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British and French parents are among the least likely to have saved money for their child's education, found a global survey released Wednesday by HSBC.
The HSBC report found that 46 and 43 percent of parents in the U.K. and France respectively have done so, both figures falling well below the global average of 67 percent.
Figures out of Indonesia and India told a different story, with 90 and 87 percent of parents saving for their children's education respectively.
In fact, only Mexican parents were less likely than their British and French counterparts to put money aside, with this rate falling at 39 percent.
HSBC's survey included over 6,400 people in 15 countries and territories globally, and was conducted mostly online by Ipsos MORI.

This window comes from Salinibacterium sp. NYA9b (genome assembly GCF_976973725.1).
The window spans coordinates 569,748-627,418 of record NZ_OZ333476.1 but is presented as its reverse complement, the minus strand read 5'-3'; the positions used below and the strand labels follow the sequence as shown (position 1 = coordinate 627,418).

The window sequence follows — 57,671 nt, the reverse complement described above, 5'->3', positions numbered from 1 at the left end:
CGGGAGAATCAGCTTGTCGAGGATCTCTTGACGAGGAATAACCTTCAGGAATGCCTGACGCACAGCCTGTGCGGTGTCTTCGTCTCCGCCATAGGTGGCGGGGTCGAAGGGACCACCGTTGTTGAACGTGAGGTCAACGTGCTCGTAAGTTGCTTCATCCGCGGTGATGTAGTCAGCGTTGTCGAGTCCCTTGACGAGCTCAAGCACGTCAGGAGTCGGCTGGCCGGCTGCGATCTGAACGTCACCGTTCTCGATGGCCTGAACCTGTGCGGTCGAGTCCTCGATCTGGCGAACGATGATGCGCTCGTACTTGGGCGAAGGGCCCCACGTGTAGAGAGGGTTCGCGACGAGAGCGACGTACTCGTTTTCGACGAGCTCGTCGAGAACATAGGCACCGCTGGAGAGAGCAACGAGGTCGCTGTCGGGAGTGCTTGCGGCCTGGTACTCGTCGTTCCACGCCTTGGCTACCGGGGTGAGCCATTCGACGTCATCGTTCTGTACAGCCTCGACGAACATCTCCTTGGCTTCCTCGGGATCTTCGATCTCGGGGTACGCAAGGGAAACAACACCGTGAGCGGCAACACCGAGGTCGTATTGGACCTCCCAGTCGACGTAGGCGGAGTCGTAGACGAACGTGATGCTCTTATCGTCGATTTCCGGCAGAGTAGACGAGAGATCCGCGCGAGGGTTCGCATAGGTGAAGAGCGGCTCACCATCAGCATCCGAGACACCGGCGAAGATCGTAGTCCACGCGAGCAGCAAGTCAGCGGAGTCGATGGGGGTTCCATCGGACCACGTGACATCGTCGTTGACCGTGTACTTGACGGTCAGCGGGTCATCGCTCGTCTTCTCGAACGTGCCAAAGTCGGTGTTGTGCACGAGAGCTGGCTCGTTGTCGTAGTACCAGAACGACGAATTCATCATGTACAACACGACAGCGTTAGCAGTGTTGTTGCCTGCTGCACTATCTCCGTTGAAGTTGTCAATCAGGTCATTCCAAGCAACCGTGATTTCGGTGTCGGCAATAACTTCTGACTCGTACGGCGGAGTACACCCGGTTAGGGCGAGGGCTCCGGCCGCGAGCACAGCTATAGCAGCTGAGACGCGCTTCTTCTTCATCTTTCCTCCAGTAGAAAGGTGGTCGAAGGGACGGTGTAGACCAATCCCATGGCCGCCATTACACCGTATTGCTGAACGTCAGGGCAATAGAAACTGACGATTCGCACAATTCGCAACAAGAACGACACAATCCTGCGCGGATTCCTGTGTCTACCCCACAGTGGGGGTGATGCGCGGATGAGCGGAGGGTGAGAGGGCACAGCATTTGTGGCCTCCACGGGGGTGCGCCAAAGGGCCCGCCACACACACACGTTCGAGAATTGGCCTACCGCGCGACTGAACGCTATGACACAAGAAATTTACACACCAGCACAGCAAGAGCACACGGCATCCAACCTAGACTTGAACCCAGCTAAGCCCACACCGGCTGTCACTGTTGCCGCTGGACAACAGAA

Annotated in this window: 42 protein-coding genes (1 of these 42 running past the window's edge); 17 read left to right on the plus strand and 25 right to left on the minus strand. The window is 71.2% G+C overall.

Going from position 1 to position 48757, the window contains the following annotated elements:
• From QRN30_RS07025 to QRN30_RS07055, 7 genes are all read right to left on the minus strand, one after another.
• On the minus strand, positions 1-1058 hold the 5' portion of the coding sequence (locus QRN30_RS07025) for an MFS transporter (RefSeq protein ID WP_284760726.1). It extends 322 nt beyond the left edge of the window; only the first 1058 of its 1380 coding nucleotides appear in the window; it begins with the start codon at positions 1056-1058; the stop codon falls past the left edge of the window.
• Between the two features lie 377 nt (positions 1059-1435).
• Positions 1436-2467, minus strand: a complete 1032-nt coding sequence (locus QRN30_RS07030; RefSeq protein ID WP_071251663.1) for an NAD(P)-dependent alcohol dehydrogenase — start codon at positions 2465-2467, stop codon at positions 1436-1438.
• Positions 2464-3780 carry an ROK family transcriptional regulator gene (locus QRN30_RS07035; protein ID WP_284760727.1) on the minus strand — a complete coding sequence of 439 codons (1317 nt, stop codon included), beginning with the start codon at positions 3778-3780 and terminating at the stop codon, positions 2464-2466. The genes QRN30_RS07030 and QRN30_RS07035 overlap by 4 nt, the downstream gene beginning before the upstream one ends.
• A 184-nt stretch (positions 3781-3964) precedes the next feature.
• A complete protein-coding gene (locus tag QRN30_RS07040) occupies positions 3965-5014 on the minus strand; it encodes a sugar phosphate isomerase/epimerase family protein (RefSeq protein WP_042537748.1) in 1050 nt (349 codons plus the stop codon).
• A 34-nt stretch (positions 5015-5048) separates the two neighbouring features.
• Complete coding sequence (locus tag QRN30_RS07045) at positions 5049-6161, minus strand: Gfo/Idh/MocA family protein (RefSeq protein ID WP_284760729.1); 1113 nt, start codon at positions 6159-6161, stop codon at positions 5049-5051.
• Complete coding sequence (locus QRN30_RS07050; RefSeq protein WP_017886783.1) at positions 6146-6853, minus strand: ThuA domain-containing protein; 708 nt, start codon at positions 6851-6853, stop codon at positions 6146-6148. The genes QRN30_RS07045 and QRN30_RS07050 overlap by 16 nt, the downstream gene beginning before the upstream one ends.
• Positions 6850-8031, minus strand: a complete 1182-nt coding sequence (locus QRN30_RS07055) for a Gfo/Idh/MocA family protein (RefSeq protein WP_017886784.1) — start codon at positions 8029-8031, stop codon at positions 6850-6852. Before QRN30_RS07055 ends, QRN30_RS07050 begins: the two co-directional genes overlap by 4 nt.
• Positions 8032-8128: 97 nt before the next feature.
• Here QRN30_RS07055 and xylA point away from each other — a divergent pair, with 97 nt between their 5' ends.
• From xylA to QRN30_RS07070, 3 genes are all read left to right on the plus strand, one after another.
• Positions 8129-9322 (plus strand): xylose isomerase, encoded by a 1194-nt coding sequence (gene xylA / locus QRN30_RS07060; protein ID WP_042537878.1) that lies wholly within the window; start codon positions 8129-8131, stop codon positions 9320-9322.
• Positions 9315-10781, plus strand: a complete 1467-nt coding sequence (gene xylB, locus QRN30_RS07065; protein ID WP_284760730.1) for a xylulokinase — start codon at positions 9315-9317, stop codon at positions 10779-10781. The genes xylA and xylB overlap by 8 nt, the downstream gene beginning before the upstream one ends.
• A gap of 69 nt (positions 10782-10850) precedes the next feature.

The research revealed that 77 percent of British parents currently funding a child's education are doing so from their everyday income. The majority of these – 59 percent of the total asked – said that doing so makes it difficult to keep up with other expenses, and this is particularly the case for those with a child at university.
Close to half of parents across the globe who participated in the survey – 43 percent – would be willing to take on debt to fund their child through university. This rose to 57 percent of parents considering postgraduate studies abroad for their child.
The U.S. was the most popular destination in the world for parents to send their child to university, with 48 percent of survey respondents rating the country as one of their top three destinations from a list of 50 countries.
In this poll, the U.K. came second with 43 percent of parents' vote. Third was Australia at 38 percent; Canada came in fourth at 23 percent.
Yet three of these countries are the most expensive in which to study, with the U.S., Canada and the U.K. pricing in with the first, second and third highest tuition fees. The survey cited U.S. tuition fees as £21,730 ($28,496) per year, compared to £19,402 in the U.K. and £19,966 in Canada.
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